Nudging farmers and wine growers for better land management
Ruban and Heather had recently decided to make a change in their lives. They spent decades working in the city in dead-end jobs, going into their offices every day to play out the same routine day after day. They chose to quit their jobs, sell their house and buy a small farm in the country. After a year on the farm they had started learning the ropes. Ruban and Heather had begun to learn about the Agri-Environmental Schemes (AES) that are designed to address environmental issues but often wondered how effective these schemes were, and how governments were able to promote the use of these schemes to farmers and wine growers.
Nudging is technique in behavioural economics and decision-making that has been successfully used to promote better land management across the world (Duflo et al., 2009; Kuhfuss et al., 2016). Nudging involves the manipulation of ‘choice architecture’, that is the default in a decision, or how a decision is laid out to improve decisions-making.
An interesting example of the application of nudging to promote efficient fertilizer use comes from Kenya (Dufflo et al., 2009). In Western Kenya farmers grow mainly maize in the two annual agricultural seasons. Farmers often fail to take advantage of the use of fertilizers. Many agricultural experts see the use of fertilizers as key to agricultural productivity, as such, governments invest heavily in fertilizer subsidies. In India, 0.75% of the GDP is spent these subsidies (Gulati & Narayanan, 2003), whilst in Zambia 2% of the GDP goes towards these subsidies (World Development Report, 2008). An alternative strategy to increase the use of fertilizers is to use nudging (Duflo et al., 2009). Nudging has been used effectively in the form of time-limited discounts were the discounts are applied at the most beneficial time for buying fertilizer – this method has worked well in promoting the use of fertilizer in Western Kenya. An added benefit of these discounts is that the heavy government subsidies are no longer needed when nudging is used correctly.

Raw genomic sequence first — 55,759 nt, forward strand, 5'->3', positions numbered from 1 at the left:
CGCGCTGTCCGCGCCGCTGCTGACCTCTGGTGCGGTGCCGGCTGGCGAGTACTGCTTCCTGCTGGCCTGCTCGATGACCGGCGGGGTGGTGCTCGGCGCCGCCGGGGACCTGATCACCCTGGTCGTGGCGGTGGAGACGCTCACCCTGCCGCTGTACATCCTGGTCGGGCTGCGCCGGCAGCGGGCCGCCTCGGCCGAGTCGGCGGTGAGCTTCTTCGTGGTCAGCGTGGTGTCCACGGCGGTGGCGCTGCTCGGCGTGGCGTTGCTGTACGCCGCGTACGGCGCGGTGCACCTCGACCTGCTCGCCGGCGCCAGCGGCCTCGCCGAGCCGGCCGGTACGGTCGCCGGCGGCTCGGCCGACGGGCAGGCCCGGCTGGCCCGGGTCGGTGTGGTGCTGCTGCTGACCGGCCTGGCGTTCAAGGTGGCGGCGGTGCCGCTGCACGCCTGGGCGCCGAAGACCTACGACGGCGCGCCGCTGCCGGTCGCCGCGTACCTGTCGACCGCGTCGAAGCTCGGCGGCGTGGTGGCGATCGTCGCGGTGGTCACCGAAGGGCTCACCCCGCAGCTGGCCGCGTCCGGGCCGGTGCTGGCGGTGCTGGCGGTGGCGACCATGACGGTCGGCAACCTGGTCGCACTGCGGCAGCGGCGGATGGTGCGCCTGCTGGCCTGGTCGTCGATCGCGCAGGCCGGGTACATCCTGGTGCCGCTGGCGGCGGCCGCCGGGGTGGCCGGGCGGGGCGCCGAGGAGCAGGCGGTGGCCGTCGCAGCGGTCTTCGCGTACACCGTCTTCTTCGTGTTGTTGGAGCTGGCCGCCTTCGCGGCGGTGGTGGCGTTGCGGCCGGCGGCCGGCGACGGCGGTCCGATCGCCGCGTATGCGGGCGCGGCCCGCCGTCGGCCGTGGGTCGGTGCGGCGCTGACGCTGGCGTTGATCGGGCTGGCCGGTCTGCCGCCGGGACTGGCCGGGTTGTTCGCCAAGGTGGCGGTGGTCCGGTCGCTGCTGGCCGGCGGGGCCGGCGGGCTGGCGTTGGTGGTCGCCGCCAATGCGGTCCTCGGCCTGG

A second study to investigate the use of nudging in farm land management was conducted by researchers at the University of Glasgow (Kahfuss et al., 2016). They examined the use of Agri-Environmental Schemes (AES) which are widely used in the European Union (EU), United States (USA), and Australia. These are schemes in which land owners sign individual contracts and volunteer to implement pro-environmental managements in return for an annual payment. In the period 2007 to 2013 the EU spent approximately 22.7 billion euros on the schemes through contracts that last 5 years (France) to 20 years (UK). An alternative to using these AE schemes is to use nudging in the form of social norm nudges. Social norm nudges work because when your neighbour is said to act in certain way it increases the chances of you acting in the same way. Kahfuss and colleagues (2016) examined the use of social norm nudges in a survey to 395 French farmers. They provided framed information about what other farmers intend to do with their land. Through this study they found that simply stating that other farmers intend to act in a pro-environmental way was enough to increase the likelihood of the questioned farmers to act in the same way. In this study nudging was demonstrated to be a very effective alternative to the AE schemes with the added benefit that nudges are an efficient tool that work with no added cost.
A third study to demonstrate the effectiveness of nudges on farmers was conducted on wine growers in the South of France (Kuhfuss et al., 2015). Like the previous study be Kuhfuss (2016) social norm nudges were found to be an effective way in persuading farmers, in this case wine growers, to adopt less pesticide-intensive farming practices.
Overall nudges can be an efficient tool in persuading farmers and wine growers like Ruban and Heather to act in environmentally friendly ways. These nudges can save governments a lot of money by working in a cost-effective manner. If implemented correctly these nudges can free up significant funds to be spent elsewhere in government budgets.